Friday, August 23, 2013

adventure of alaskan proportions: juneau

Lu and I spent most of our Saturday afternoon and evening getting acquainted with the ship and our stateroom. We drank milkshakes, got in a workout at the gym, and ate dinner. We even tried to socialize that night, but it seemed that the cruise was lacking people in our age demographic. Either that, or people were just exhausted and getting settled in before spending seven days at sea. We had an interior room (read: no window), so I was pretty disoriented when I woke up in what I thought was the middle of the night. Looked at the time on my iPad and, oh crap! 9:30am? How did that happen? I got dressed, grabbed a snack, and headed out for my almost two hour run. Nothing like a Sunday morning long run to start the day, even if you are on a cruise ship the size of a city sailing towards Juneau.

You're probably wondering if it's even possible to run for that long while on a cruise ship. Believe me, I had done a lot of thinking and knew that it would be impossible to get that done on the treadmill. I can barely make it through an interval workout on the dreadmill without wanting to die, so I knew that it wouldn't be an option. That left me with the choice of doing laps on the deck. My steward had told me that five laps around the deck were equal to a mile, and let me tell you that filled me with massive amounts of dread and anxiety. However, I was really happy to realize that he was wrong. I didn't have a GPS signal, but looking at the time it took me for each lap, I figured out that a mile was probably closer to 3.5 laps. There was a portion that required going up stairs that I skipped, because I didn't think it would make sense to be running up and down a flight of stairs that many times. If I had, it probably would have been 3 laps to a mile. Because I was skipping that last portion I would hit the end, tap the wall and turn back around - essentially running a U-shape. The temperature was interesting. Since we were at sea (and moving pretty quickly!), it was cold, shady and windy on one side and really warm on the other. If I got too hot or too cold, I would remind myself that in a few short minutes it wold switch again.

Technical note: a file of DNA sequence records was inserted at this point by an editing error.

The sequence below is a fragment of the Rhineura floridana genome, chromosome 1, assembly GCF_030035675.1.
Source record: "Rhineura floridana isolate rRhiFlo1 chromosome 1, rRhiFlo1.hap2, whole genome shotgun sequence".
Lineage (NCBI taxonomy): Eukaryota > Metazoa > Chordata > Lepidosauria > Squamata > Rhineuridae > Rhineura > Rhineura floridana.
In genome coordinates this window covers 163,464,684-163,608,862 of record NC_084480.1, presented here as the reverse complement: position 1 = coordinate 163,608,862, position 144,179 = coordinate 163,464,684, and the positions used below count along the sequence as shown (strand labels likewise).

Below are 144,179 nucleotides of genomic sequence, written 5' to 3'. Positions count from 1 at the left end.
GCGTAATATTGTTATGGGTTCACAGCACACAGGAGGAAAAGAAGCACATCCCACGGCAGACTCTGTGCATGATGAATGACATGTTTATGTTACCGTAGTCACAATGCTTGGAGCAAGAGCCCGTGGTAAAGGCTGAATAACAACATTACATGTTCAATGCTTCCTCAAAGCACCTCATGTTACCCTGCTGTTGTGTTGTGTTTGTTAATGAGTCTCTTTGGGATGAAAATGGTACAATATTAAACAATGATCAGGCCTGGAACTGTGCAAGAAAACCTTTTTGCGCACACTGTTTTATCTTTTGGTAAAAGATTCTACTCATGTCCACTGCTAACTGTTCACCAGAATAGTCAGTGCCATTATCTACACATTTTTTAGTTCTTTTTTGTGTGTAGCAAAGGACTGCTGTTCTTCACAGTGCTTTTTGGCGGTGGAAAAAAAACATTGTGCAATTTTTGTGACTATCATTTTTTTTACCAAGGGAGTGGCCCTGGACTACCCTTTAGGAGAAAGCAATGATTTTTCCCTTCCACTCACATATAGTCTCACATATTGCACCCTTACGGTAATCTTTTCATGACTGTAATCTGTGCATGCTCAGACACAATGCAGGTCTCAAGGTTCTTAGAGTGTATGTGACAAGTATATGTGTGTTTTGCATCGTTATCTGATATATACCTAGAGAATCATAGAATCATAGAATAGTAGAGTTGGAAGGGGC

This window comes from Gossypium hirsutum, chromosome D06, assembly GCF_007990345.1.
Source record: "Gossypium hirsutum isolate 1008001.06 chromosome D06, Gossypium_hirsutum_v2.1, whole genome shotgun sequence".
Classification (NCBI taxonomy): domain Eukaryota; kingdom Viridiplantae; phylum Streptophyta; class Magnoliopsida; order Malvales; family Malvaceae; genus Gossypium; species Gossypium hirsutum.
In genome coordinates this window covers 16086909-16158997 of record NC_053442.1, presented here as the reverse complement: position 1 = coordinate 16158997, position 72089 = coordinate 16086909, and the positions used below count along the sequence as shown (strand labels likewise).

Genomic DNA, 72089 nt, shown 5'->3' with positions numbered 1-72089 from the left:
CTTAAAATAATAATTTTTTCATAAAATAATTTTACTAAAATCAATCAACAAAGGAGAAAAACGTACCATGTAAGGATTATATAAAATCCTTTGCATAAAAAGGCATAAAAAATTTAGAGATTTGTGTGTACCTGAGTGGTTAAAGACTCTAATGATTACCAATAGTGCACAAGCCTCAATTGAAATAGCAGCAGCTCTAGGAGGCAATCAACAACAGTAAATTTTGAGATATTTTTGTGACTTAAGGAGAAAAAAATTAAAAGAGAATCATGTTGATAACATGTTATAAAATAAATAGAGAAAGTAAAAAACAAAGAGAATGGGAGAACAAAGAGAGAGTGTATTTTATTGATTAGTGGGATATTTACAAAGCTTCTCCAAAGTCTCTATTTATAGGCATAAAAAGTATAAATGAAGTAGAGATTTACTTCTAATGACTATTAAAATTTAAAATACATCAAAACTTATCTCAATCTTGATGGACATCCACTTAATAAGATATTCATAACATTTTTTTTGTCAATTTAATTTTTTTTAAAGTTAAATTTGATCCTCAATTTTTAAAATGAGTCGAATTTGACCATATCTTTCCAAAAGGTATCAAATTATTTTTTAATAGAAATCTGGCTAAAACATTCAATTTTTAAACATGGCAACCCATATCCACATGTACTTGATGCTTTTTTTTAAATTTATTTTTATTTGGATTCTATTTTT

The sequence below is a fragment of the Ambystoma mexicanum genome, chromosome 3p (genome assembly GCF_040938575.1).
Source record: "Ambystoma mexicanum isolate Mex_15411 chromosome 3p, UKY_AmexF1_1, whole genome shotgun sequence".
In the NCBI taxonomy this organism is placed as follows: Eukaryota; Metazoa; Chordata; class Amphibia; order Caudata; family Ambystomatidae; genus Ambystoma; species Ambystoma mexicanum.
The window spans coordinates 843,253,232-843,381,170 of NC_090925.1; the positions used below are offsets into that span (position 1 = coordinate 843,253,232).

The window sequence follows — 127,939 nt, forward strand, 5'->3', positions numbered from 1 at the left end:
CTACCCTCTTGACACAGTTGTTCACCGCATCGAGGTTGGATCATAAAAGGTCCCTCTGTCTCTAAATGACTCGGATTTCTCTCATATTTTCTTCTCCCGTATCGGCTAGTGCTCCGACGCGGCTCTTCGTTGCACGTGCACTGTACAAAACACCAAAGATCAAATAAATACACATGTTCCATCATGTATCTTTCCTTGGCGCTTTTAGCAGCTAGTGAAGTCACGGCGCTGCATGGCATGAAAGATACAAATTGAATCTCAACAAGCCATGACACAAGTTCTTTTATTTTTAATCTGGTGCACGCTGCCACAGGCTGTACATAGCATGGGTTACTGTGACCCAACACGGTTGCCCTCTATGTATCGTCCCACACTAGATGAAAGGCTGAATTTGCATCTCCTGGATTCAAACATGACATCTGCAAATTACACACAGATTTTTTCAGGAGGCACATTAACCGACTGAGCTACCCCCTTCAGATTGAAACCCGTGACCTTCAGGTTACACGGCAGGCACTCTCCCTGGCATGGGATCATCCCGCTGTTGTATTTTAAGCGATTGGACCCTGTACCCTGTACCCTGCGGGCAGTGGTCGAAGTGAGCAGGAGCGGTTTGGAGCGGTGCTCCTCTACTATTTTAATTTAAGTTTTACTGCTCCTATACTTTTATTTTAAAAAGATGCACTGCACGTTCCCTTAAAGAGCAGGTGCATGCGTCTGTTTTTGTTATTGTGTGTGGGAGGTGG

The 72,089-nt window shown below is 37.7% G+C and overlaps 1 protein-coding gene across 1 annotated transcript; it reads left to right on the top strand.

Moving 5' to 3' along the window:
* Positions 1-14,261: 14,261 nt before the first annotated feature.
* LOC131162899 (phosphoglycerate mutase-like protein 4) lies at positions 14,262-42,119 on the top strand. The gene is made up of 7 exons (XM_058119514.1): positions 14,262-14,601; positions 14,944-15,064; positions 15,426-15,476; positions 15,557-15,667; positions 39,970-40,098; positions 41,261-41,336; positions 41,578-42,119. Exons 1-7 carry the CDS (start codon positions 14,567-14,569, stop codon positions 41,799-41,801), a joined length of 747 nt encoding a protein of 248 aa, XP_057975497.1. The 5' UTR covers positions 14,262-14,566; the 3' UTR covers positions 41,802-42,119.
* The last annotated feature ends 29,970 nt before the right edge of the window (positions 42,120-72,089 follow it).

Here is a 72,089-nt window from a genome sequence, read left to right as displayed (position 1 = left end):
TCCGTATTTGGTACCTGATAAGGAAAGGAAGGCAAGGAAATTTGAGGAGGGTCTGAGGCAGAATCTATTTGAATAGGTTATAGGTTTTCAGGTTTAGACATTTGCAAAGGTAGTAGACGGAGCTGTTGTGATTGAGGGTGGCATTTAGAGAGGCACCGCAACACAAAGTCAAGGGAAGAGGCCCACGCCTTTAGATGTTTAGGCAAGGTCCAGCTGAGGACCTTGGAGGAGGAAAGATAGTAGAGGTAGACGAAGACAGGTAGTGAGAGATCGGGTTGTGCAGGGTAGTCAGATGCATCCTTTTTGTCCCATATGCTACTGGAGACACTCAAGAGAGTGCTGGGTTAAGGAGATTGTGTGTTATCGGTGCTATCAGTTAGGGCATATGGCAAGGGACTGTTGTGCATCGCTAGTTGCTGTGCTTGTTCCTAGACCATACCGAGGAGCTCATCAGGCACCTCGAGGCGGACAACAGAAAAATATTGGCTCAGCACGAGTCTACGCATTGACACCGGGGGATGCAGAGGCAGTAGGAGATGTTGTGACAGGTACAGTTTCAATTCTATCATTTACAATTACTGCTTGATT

While running on the deck I saw a lot of people, and a lot of people saw me. I saw a few other runners on the deck, but they didn't run for more than 30 minutes or so. The first few times I passed the same people they would smile and nod at me. Once they realized that I was STILL the same, crazy woman that they'd seen an hour ago they began to chat with me as I would run by. Luckily the water was smooth, so I didn't really feel the motion of the boat, and I didn't experience any seasickness. When I finally finished my run I had made 36 laps on the deck. Thirty. Six. It took me about half an hour to get back to my stateroom, since I was stopped to chat by many curious passengers. I even struck up a conversation with a gentleman who lived in Western, Massachusetts. He asked to take my picture, and said "When you get to be my age, and your memories have faded, all you'll have are pictures, and I wanted to remember this wonderful woman who ran 11 miles on the deck of a cruise ship."

It sounds crazy to say, but it was absolutely one of the best runs I've had in a while. I didn't need any water, had a few energy chews, and didn't have to make any bathroom stops. Pretty much the opposite of.. every other long run I've ever done. And it didn't hurt that it made me a little bit of a celebrity on the ship for the rest of the trip!

On Monday we docked in Juneau. Lu, her dad, his girlfriend, and I had signed up for a whale watching excursion. I mean, you can't go to Alaska and NOT try to see some whales, right? On the ride to the dock we watched the weather turn from cool, rainy and overcast to.. beautiful. We also learned some interesting tidbits about Juneau. Like, the fact that they have one fast food restaurant, a McDonald's, and it had the fourth largest opening in the history of the franchise. Alaskans love their McNuggets, I suppose. Just to show you how persnickety the weather can be.. the picture on the top was when we got off the cruise ship, and the bottom was taken as we made our way on the whale watching boat:



The whale watching was cool, obviously. We saw at least six whales, including a pod of about four. We saw mostly fins and tails, none wanted to jump out of the water Free Willy style for us (though they were actually Humpbacks that we were seeing, and not Orcas). The best part of the boat ride was.. well everything else. The views were absolutely stunning. It took my breath away, it truly did. The photos don't do it justice, any of it. It was, without a doubt, one of those "you had to be there" trips. 


picture stolen from Lu - in the front are some cutie seals fighting for a spot on a buoy. In the back?
Oh, that's just the Mendenhall Glacier. No biggie. 
After we finished whale watching, we were dropped off in town and decided to grab a bite to eat before heading back to the cruise ship. The Red Dog Saloon, according to Wikipedia, has been recognized as the oldest man-made tourist attraction in Juneau. Ragtime Hattie used to play the piano in white gloves while wearing a silver dollar halter top. I could totally get down with that outfit. 


And that brings an end to our short, but eventful visit to Juneau. It was beautiful, but when I look back on the trip, not my favorite port. We'll get to that, I promise!

Next up.. the time I took 300 pictures on a 3 hour train ride and almost threw my camera off of a mountain in the process. 


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